Interesting Astronomy Stories of 2009: April/May/June

International Year of Astronomy

The International Year of Astronomy continues with stories from April through June. 

NASA - reflection of astronauts working on the Hubble Space Telescope.
NASA - reflection of astronauts working on the Hubble Space Telescope.

April

The Hubble Space Telescope receives its final servicing. The shuttle Atlantis astronauts repaired two inactive instruments, installed two new ones and gave Hubble a major overhaul that will keep it working into 2014. They also installed a soft capture device to make it easier for a robotic spacecraft to attach to Hubble and guide it safely back to Earth when it comes time to retire the telescope.

 

DSS/STScl/AURA
DSS/STScl/AURA

The Swift satellite found a gamma-ray burst from a star that died when the universe was 640 million years old. It was the most distant explosion ever seen. It was also the most distant object ever discovered.

 

NASA/JPL
NASA/JPL

May

A NASA spacecraft discovered an impact basin, called Rembrandt, about 430 miles in diameter on the surface of Mercury. It was also the first time scientists had seen such well-exposed terrain on such a large impact basin floor.

 

Credits: ESA (Image by C. Carreau)
Credits: ESA (Image by C. Carreau)

ESA’s XMM-Newton space borne observatory has probed closer than ever to the edge of a super-massive black hole in the center of a distant galaxy. Observations reveal the black hole is spinning so rapidly and eating matter so quickly that is may be consuming the equivalent of two Earth’s per hour!

 

NASA/JPL
NASA/JPL

June

A 50 year-old method for finding exoplanets (planets outside our solar system) found its first exoplanet. The star VB10 is located 20 light-years away in the constellation Aquila and is the smallest known star with an orbiting planet. The planet named VB 10b is a gas giant with a mass 6 times greater than our Jupiter and its orbit is the same distance away from its star as Mercury is from the our Sun.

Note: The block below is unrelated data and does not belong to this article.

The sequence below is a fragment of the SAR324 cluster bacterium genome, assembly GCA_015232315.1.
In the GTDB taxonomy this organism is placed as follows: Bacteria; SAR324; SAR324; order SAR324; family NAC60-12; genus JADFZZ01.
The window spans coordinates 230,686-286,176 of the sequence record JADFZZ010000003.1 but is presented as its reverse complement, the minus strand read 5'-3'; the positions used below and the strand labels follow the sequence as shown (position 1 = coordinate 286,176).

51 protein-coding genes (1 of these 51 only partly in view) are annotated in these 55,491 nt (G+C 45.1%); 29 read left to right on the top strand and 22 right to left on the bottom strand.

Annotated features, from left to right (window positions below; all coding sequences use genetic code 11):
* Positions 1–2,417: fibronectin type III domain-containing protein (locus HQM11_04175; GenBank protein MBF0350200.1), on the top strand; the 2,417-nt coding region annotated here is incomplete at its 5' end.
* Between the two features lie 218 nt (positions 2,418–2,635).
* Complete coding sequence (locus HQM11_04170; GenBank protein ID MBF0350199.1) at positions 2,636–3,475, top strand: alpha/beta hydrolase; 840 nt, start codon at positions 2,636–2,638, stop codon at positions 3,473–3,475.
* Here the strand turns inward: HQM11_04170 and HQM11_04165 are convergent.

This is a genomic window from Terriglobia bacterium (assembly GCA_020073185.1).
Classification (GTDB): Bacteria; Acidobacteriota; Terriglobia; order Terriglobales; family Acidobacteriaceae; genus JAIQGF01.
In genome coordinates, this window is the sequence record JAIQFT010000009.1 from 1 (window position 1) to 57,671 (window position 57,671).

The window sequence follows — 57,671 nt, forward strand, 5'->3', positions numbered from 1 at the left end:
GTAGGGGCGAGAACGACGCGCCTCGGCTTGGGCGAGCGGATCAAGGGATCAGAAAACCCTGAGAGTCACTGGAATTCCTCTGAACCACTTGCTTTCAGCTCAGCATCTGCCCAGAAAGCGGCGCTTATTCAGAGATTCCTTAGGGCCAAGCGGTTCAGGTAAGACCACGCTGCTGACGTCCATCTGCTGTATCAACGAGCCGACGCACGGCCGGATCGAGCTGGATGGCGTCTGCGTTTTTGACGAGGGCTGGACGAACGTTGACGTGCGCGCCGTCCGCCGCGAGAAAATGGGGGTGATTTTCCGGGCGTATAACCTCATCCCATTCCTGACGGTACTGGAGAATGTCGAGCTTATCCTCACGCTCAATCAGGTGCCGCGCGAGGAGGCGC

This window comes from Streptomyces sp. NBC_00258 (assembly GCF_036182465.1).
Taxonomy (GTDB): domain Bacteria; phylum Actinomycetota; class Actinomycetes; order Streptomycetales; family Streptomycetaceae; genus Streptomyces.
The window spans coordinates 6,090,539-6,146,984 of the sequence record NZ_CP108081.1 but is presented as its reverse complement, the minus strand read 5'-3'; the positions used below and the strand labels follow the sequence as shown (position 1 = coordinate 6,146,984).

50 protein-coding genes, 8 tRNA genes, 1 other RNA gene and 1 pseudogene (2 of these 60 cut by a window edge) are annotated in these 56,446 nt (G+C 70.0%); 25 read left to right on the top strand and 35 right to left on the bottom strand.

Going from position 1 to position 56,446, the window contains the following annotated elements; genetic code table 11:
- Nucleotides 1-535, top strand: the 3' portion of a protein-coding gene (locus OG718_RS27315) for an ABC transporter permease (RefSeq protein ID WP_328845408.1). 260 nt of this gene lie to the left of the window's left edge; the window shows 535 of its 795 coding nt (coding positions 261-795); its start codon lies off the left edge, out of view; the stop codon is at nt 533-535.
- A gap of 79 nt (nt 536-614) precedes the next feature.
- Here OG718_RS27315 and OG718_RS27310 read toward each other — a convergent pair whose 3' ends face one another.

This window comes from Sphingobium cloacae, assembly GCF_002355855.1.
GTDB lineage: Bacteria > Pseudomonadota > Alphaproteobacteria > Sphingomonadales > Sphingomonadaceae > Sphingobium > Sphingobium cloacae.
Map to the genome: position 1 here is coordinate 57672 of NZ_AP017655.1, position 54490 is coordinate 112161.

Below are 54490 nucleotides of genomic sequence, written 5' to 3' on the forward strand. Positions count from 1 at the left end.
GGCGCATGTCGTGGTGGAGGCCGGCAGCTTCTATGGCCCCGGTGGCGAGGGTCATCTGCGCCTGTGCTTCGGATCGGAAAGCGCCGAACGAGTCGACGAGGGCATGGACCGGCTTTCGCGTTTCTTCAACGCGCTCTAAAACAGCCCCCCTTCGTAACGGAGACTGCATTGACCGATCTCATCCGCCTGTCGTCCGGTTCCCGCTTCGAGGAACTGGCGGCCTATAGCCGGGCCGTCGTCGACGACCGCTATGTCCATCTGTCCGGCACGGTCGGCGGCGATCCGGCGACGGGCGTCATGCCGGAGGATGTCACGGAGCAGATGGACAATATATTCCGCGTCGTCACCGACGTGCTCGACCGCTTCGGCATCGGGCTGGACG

The New Jersey Institute of Technology unveiled a new 1.6 meter aperture solar telescope, the largest solar telescope in the world. This instrument will allow better observations of dynamic storms and space weather which could have significant effects on Earth.

 

My source for the stories I chose for each month is Astronomy Magazine Newsletters. Pictures came from various sources and are noted below each picture.

 

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Comments 2 comments

i scribble profile image

i scribble 6 years ago

I didn't know about the Int'l Year of Astronomy thing. Astronomy is fascinating, isn't it? Have you had course work in the field? I have not, but I love documentaries on the subject. I'm wondering about that 50-yr old method for finding planets & why it took 5o years to find one that way!

Check out my new hub called the Solar System Needs A Name & let me know what you think.


Rose Kolowinski profile image

Rose Kolowinski 6 years ago Author

Astronomy is a very fascinating field i scribble. I haven't had any coursework in astronomy but I'm a member of the local astronomy club and I have my own telescope. The 50 year old method involved very precise measurements over a long period of time so that is why it took so long for the method to be successful. Thanks for reading and commenting.

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